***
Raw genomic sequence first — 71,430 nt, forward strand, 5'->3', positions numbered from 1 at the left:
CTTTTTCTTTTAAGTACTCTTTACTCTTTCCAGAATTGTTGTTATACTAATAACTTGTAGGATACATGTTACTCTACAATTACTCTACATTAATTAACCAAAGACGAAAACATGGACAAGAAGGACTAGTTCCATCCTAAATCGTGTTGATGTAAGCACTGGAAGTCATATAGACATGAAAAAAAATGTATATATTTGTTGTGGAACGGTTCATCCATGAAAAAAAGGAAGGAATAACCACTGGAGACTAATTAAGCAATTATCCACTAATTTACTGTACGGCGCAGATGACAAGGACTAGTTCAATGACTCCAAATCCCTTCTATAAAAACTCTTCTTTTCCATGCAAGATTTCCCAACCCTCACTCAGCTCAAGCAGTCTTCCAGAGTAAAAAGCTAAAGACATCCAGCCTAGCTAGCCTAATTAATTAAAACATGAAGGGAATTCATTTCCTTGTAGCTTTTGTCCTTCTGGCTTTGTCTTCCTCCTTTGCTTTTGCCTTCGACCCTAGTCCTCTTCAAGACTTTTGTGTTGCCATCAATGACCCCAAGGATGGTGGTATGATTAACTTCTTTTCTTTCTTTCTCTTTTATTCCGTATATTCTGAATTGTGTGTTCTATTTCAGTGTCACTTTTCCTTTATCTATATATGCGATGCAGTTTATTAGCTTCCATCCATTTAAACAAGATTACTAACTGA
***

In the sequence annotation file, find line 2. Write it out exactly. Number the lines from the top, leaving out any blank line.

CTTTTTCTTTTAAGTACTCTTTACTCTTTCCAGAATTGTTGTTATACTAATAACTTGTAGGATACATGTTACTCTACAATTACTCTACATTAATTAACCAAAGACGAAAACATGGACAAGAAGGACTAGTTCCATCCTAAATCGTGTTGATGTAAGCACTGGAAGTCATATAGACATGAAAAAAAATGTATATATTTGTTGTGGAACGGTTCATCCATGAAAAAAAGGAAGGAATAACCACTGGAGACTAATTAAGCAATTATCCACTAATTTACTGTACGGCGCAGATGACAAGGACTAGTTCAATGACTCCAAATCCCTTCTATAAAAACTCTTCTTTTCCATGCAAGATTTCCCAACCCTCACTCAGCTCAAGCAGTCTTCCAGAGTAAAAAGCTAAAGACATCCAGCCTAGCTAGCCTAATTAATTAAAACATGAAGGGAATTCATTTCCTTGTAGCTTTTGTCCTTCTGGCTTTGTCTTCCTCCTTTGCTTTTGCCTTCGACCCTAGTCCTCTTCAAGACTTTTGTGTTGCCATCAATGACCCCAAGGATGGTGGTATGATTAACTTCTTTTCTTTCTTTCTCTTTTATTCCGTATATTCTGAATTGTGTGTTCTATTTCAGTGTCACTTTTCCTTTATCTATATATGCGATGCAGTTTATTAGCTTCCATCCATTTAAACAAGATTACTAACTGA